Designer’s creations top off bridal ensembles


Designer’s creations top off bridal ensembles

By Brenda Owen

Daily Journal

ALGOMA When brides order a Frances Brown original for their weddings, it really goes to their heads.

For almost 20 years, Brown has been designing and hand-making bridal veils and headpieces, as well as other accessories for the wedding ensemble.

Her first head pieces were designed for mannequins in her fabric store in Florence, Ala. in the late 1970s. Customers soon began requesting to buy the beautiful creations worn by the mannequins and Brown went into her bridal accessory business full time.

Since moving back to her native Pontotoc County in 1985, Brown’s reputation has resulted in a modest, but steady stream of prospective brides who want original, one-of-a-kind accessories from head to toe. In addition to veils, headpieces and garters made from imported or domestic alencon, chantilly, schiffli and Venice laces, Brown custom designs bridal shoes by taking plain white shoes and adding pearls and lace to match the bride’s dress and veil. When material can’t be found to match colors worn by the bridal party, Brown dyes Russian veiling, lace and even pearls to match.

“One thing that I do for weddings in other parts of the country that has not caught on around here are headpieces for the bridesmaids,” Brown said. These headpieces are either made from the same material as the dresses or dyed to match, she said.

Beginning with yards of lace, silk and nylon, she fashions bridal veils and accessories, as well as headgear and accessories for the entire bridal party.

“I never design a head piece without seeing the bride,” Brown said. “I have to see them even if it’s only a picture to get an idea of the kind of design that is right for them. No two of my headpieces are alike. I can work from sketches or descriptions of what the bride wants or I can design what I think is best suited to them.”

Some brides-to-be already have an idea of what they want. Sonya Cole, a legal secretary from Oxford, brought Brown a magazine photograph of a headpiece she liked. Adding Cole’s own personal touches to the design, the two came up with a one-of-a-kind bridal veil. At a recent fitting session, Cole exclaimed, “I love the way it’s turning out.”

Brown has shipped her handiwork all over the world to such diverse locations as Boston, New York, Dallas and an army base in Germany.

Brown laughed as she recalled,” I once had a call from a frantic young lady in Texas who had her heart set on a 1920s style wedding. She had her dress made but could not find a veil to match the style. She sent me a picture of herself and the dress and I designed a matching headpiece. I had to ship it UPS to get it there in time for the wedding.”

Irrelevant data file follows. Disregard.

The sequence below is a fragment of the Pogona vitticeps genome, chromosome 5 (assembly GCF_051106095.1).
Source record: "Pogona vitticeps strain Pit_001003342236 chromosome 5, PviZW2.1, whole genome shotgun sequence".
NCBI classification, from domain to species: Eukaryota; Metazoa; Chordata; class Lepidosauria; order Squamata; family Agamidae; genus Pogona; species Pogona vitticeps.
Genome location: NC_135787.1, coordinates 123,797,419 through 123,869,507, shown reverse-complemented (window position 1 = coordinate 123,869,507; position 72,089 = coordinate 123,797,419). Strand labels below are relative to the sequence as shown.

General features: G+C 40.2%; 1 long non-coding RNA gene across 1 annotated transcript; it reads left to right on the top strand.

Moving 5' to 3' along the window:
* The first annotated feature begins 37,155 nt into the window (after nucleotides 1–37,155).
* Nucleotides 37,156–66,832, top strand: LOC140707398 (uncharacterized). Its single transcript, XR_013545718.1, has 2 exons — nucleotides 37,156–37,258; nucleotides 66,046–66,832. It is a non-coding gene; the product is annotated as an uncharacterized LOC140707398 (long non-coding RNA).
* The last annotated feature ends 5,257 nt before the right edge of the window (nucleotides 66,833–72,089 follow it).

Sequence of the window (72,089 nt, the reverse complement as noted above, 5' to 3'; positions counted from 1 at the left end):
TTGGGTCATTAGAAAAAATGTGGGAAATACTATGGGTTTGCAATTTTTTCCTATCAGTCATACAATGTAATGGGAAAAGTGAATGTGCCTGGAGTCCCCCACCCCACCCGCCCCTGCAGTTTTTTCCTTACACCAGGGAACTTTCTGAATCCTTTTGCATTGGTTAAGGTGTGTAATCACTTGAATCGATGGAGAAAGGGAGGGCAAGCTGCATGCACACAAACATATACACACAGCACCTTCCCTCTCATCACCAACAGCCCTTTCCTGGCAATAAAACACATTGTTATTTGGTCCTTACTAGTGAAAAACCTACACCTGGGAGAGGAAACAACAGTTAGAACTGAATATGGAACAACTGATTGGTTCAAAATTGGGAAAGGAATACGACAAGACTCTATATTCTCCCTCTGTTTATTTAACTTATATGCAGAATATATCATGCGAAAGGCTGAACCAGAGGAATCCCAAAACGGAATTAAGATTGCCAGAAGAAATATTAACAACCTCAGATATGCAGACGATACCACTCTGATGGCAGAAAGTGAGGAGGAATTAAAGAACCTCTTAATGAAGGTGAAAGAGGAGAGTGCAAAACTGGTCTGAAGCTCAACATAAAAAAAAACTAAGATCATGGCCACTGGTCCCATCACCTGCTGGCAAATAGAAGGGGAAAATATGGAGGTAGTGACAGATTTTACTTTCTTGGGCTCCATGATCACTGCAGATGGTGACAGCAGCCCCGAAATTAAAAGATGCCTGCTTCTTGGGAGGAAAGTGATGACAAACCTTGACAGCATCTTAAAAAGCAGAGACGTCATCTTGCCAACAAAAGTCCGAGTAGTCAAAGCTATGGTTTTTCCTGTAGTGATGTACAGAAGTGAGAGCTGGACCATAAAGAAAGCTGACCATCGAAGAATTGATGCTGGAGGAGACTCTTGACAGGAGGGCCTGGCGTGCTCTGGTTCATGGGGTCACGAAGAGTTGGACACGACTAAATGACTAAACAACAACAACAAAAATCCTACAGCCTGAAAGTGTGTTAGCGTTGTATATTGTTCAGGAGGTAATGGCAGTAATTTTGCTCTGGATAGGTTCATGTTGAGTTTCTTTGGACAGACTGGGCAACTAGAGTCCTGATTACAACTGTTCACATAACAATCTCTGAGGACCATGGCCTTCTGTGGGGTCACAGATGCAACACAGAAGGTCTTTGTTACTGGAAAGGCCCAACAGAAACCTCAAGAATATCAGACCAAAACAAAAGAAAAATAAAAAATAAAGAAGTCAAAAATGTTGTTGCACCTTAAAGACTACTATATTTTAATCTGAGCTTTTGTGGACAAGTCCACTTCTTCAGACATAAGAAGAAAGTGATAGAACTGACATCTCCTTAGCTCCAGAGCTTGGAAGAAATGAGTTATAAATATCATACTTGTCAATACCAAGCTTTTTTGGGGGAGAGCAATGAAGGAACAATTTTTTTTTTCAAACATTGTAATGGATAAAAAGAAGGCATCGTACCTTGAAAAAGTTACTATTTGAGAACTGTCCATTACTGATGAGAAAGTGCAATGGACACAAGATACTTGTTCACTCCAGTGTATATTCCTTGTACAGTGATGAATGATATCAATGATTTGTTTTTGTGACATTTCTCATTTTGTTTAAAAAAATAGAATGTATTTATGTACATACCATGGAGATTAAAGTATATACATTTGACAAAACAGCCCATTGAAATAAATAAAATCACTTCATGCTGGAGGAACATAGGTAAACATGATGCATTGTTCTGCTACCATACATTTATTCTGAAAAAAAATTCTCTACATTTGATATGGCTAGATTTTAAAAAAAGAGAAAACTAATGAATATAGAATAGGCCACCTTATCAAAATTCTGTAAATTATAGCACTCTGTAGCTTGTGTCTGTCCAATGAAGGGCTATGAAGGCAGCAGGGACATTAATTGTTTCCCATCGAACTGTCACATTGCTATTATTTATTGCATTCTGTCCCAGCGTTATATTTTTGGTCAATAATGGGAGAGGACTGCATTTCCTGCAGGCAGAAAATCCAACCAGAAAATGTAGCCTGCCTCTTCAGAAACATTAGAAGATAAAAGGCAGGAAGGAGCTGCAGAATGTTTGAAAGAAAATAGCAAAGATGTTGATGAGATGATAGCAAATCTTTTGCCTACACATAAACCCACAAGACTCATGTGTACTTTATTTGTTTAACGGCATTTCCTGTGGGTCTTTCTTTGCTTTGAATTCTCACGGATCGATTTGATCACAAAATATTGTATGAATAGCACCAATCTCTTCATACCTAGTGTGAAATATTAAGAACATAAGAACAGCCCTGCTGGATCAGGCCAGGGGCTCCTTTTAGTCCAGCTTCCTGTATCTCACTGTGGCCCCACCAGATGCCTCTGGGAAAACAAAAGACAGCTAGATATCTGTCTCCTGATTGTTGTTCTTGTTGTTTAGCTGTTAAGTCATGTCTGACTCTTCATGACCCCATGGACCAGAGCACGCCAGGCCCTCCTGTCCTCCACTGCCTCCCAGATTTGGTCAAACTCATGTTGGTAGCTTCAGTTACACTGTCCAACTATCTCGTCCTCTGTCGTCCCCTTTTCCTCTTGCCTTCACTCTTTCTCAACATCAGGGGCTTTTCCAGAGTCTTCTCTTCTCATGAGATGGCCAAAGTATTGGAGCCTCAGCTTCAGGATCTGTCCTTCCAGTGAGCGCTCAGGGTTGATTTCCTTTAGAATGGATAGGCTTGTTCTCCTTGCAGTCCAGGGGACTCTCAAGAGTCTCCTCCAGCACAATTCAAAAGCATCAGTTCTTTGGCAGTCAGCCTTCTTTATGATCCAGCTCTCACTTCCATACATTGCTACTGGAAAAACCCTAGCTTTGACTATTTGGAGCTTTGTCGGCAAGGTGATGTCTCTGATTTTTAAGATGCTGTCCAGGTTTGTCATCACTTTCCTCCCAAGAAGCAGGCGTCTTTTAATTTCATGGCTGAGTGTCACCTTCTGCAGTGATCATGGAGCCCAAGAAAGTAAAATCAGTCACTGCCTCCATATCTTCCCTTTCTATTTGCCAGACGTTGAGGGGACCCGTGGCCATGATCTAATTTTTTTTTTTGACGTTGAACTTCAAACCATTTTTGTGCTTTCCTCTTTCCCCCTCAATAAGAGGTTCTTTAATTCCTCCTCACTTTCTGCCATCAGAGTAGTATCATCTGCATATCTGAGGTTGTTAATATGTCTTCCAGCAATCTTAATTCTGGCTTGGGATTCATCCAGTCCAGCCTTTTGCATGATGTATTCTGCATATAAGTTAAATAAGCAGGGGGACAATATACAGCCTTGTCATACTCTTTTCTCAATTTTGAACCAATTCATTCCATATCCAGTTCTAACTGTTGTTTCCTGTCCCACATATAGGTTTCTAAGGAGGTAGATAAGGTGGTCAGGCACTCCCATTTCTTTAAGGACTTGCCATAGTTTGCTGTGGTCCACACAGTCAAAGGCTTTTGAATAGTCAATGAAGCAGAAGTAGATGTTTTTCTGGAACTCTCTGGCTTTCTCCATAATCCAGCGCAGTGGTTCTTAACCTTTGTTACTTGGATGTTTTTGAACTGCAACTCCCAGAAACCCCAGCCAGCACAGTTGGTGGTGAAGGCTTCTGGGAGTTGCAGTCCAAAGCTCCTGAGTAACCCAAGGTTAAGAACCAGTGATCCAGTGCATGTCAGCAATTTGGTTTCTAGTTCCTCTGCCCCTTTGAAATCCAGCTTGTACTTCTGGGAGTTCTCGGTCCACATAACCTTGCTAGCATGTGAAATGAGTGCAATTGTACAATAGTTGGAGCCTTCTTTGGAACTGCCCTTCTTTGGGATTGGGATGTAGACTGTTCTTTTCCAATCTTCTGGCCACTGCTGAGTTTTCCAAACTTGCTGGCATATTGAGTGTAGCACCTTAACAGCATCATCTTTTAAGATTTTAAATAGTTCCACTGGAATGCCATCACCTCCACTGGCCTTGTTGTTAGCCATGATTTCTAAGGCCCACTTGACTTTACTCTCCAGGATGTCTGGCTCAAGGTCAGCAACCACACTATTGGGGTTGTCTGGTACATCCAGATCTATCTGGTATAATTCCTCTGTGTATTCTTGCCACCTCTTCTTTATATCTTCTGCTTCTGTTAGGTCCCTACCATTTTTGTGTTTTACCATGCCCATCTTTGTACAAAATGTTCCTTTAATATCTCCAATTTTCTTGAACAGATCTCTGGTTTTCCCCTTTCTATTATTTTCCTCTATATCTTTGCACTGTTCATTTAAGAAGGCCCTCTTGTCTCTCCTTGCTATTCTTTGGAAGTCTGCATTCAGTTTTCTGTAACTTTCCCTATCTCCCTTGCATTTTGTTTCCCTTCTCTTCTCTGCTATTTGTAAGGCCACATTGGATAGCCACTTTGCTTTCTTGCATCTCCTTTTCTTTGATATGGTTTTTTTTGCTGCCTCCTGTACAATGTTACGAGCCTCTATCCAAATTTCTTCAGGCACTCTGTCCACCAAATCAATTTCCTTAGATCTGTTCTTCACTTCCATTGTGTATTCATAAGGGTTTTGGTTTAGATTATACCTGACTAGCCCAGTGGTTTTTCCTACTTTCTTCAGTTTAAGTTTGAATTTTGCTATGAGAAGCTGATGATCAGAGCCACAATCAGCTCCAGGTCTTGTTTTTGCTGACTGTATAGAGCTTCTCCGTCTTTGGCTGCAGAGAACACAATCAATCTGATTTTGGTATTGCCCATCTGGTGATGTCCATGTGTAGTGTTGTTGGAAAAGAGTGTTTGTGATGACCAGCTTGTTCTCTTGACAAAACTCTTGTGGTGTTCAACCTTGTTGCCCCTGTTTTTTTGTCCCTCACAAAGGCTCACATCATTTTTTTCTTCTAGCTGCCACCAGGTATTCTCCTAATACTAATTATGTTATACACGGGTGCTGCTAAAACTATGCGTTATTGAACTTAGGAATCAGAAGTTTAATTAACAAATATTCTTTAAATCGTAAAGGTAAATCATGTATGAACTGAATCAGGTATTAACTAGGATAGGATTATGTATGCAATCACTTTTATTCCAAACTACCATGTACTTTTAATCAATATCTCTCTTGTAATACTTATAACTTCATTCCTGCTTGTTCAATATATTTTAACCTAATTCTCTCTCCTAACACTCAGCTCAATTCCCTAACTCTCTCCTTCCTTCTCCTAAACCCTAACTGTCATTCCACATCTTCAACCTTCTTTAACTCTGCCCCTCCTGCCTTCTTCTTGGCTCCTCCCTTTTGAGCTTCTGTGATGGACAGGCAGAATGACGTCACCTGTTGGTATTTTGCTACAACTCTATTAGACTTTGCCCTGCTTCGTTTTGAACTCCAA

Trendy toppers

Just as in other fashions, trends in headpieces come and go, Brown said, and today’s veils are as exquisite as the gowns they complement.

New trends include:

– Sheer circular veils that surround the bride and are edged in ribbon or lace.

– Veils with slits in the back to reveal beautiful back detailing.

– Novelty touches jeweling, beading, lace appliques, silk flowers or petals on tulle veils.

A rule of thumb is deciding which veil is right for you, Brown said, is to choose a veil length that complements the length and shape of your skirt and train. For a dress with a dramatic back bustle or other detailing, consider a short fingertip veil or detachable veil that can be replaced with a flyaway veil for the reception.

Below are other options:

– Blusher. A loose veil worn forward over face, and after the ceremony turned back, over the head piece; often attached to a longer, three-tiered veil; can be attached to a hat.

– Flyaway. Multiple layers that brush the shoulders; usually worn with informal, ankle-length dress or a style with details in back.

– Fingertip. Several layers of veiling that touch the fingertips.

– Ballet length/Waltz length. Falls to the ankles.

– Chapel length. Cascades some 2 1/2 yards from the headpiece.

– Cathedral length. Cascades at least 3 1/2 yards from the headpiece; usually worn with a cathedral train.

You should also choose a headpiece to complement the particular style of your dress, Brown said. For example, if your gown is simple, opt for a more elaborate headpiece; if you’ll be wearing an ornate dress, consider a more modest hair accessory.

Some popular styles include:

– All-over lace mantillas. Fine lace veils usually secured to elegant combs, gently framing the face.

– Tiaras. Designed in a three-quarter circle, these ornate crowns can be worn with any hairstyle, and rest high atop the head. T his season, look for gold wire designs accented with semiprecious stones, pearls, or porcelain-like flowers.

– Hair ornaments. For a simple romantic effect, scatter silk flowers throughout your hair. This is a lovely way to complement the turn-of-the-century gown. Also consider hair ornaments for bridesmaids, Brown said.

– Hats. Consider a half of full Juliet cap, a simple pillbox, a cloche with a turned-up brim for the flapper look, an open-crown garden hat, a Moroccan fez with veiling spilling from the top or an Edwardian top hat.

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